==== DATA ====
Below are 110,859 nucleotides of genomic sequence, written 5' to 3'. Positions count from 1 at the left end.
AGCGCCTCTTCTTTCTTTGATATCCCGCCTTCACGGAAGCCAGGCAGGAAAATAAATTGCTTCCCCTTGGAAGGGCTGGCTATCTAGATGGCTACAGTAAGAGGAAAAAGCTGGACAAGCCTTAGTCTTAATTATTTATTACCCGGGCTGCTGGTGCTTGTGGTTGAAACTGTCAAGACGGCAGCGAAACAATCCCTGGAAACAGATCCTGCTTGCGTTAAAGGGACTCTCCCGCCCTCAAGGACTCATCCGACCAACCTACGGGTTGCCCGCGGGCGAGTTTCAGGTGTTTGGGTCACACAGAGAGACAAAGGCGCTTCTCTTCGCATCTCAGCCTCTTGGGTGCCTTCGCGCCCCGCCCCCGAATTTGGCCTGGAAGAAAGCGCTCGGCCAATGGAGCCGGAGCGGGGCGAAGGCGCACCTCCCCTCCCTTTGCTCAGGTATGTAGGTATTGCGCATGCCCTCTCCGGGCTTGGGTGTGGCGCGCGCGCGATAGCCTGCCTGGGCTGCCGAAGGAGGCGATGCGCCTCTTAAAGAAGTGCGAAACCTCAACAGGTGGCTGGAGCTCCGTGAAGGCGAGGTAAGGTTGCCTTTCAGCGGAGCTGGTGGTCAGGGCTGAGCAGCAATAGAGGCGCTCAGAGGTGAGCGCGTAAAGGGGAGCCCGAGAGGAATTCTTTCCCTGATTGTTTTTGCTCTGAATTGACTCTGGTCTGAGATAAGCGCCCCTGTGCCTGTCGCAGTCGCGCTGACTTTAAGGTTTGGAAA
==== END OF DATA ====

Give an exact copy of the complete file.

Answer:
Below are 110,859 nucleotides of genomic sequence, written 5' to 3'. Positions count from 1 at the left end.
AGCGCCTCTTCTTTCTTTGATATCCCGCCTTCACGGAAGCCAGGCAGGAAAATAAATTGCTTCCCCTTGGAAGGGCTGGCTATCTAGATGGCTACAGTAAGAGGAAAAAGCTGGACAAGCCTTAGTCTTAATTATTTATTACCCGGGCTGCTGGTGCTTGTGGTTGAAACTGTCAAGACGGCAGCGAAACAATCCCTGGAAACAGATCCTGCTTGCGTTAAAGGGACTCTCCCGCCCTCAAGGACTCATCCGACCAACCTACGGGTTGCCCGCGGGCGAGTTTCAGGTGTTTGGGTCACACAGAGAGACAAAGGCGCTTCTCTTCGCATCTCAGCCTCTTGGGTGCCTTCGCGCCCCGCCCCCGAATTTGGCCTGGAAGAAAGCGCTCGGCCAATGGAGCCGGAGCGGGGCGAAGGCGCACCTCCCCTCCCTTTGCTCAGGTATGTAGGTATTGCGCATGCCCTCTCCGGGCTTGGGTGTGGCGCGCGCGCGATAGCCTGCCTGGGCTGCCGAAGGAGGCGATGCGCCTCTTAAAGAAGTGCGAAACCTCAACAGGTGGCTGGAGCTCCGTGAAGGCGAGGTAAGGTTGCCTTTCAGCGGAGCTGGTGGTCAGGGCTGAGCAGCAATAGAGGCGCTCAGAGGTGAGCGCGTAAAGGGGAGCCCGAGAGGAATTCTTTCCCTGATTGTTTTTGCTCTGAATTGACTCTGGTCTGAGATAAGCGCCCCTGTGCCTGTCGCAGTCGCGCTGACTTTAAGGTTTGGAAA